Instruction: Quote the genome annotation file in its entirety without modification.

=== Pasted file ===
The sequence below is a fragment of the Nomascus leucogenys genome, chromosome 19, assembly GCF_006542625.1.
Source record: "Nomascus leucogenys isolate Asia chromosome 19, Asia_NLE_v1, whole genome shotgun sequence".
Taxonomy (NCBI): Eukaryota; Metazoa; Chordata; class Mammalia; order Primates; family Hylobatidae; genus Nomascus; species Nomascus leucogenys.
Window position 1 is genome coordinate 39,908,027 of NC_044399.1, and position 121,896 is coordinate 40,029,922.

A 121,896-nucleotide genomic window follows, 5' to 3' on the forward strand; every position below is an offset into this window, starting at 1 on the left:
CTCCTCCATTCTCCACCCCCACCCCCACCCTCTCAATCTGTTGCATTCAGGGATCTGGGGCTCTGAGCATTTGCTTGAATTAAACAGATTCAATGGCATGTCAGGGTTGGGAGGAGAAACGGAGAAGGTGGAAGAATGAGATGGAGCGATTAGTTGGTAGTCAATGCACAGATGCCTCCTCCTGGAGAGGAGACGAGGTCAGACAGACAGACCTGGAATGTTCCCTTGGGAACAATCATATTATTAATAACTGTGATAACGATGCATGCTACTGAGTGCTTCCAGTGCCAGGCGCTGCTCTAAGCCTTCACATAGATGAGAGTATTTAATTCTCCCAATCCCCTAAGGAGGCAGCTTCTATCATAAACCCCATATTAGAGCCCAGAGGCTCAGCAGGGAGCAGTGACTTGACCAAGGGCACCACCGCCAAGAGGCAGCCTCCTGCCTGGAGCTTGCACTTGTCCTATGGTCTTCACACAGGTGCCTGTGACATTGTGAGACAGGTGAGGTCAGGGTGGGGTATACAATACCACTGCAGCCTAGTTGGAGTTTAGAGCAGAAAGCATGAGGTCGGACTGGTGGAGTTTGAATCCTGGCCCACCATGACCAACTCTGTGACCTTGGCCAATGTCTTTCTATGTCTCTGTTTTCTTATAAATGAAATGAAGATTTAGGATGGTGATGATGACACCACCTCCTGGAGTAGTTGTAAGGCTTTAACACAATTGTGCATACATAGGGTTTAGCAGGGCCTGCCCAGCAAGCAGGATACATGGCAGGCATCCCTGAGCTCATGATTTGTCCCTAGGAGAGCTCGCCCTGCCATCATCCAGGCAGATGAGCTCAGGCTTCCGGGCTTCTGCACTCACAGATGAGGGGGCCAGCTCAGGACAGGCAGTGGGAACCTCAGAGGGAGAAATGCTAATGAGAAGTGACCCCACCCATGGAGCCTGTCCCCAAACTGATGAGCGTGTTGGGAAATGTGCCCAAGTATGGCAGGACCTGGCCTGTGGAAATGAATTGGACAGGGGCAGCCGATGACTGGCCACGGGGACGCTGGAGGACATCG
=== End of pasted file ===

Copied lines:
The sequence below is a fragment of the Nomascus leucogenys genome, chromosome 19, assembly GCF_006542625.1.
Source record: "Nomascus leucogenys isolate Asia chromosome 19, Asia_NLE_v1, whole genome shotgun sequence".
Taxonomy (NCBI): Eukaryota; Metazoa; Chordata; class Mammalia; order Primates; family Hylobatidae; genus Nomascus; species Nomascus leucogenys.
Window position 1 is genome coordinate 39,908,027 of NC_044399.1, and position 121,896 is coordinate 40,029,922.

A 121,896-nucleotide genomic window follows, 5' to 3' on the forward strand; every position below is an offset into this window, starting at 1 on the left:
CTCCTCCATTCTCCACCCCCACCCCCACCCTCTCAATCTGTTGCATTCAGGGATCTGGGGCTCTGAGCATTTGCTTGAATTAAACAGATTCAATGGCATGTCAGGGTTGGGAGGAGAAACGGAGAAGGTGGAAGAATGAGATGGAGCGATTAGTTGGTAGTCAATGCACAGATGCCTCCTCCTGGAGAGGAGACGAGGTCAGACAGACAGACCTGGAATGTTCCCTTGGGAACAATCATATTATTAATAACTGTGATAACGATGCATGCTACTGAGTGCTTCCAGTGCCAGGCGCTGCTCTAAGCCTTCACATAGATGAGAGTATTTAATTCTCCCAATCCCCTAAGGAGGCAGCTTCTATCATAAACCCCATATTAGAGCCCAGAGGCTCAGCAGGGAGCAGTGACTTGACCAAGGGCACCACCGCCAAGAGGCAGCCTCCTGCCTGGAGCTTGCACTTGTCCTATGGTCTTCACACAGGTGCCTGTGACATTGTGAGACAGGTGAGGTCAGGGTGGGGTATACAATACCACTGCAGCCTAGTTGGAGTTTAGAGCAGAAAGCATGAGGTCGGACTGGTGGAGTTTGAATCCTGGCCCACCATGACCAACTCTGTGACCTTGGCCAATGTCTTTCTATGTCTCTGTTTTCTTATAAATGAAATGAAGATTTAGGATGGTGATGATGACACCACCTCCTGGAGTAGTTGTAAGGCTTTAACACAATTGTGCATACATAGGGTTTAGCAGGGCCTGCCCAGCAAGCAGGATACATGGCAGGCATCCCTGAGCTCATGATTTGTCCCTAGGAGAGCTCGCCCTGCCATCATCCAGGCAGATGAGCTCAGGCTTCCGGGCTTCTGCACTCACAGATGAGGGGGCCAGCTCAGGACAGGCAGTGGGAACCTCAGAGGGAGAAATGCTAATGAGAAGTGACCCCACCCATGGAGCCTGTCCCCAAACTGATGAGCGTGTTGGGAAATGTGCCCAAGTATGGCAGGACCTGGCCTGTGGAAATGAATTGGACAGGGGCAGCCGATGACTGGCCACGGGGACGCTGGAGGACATCG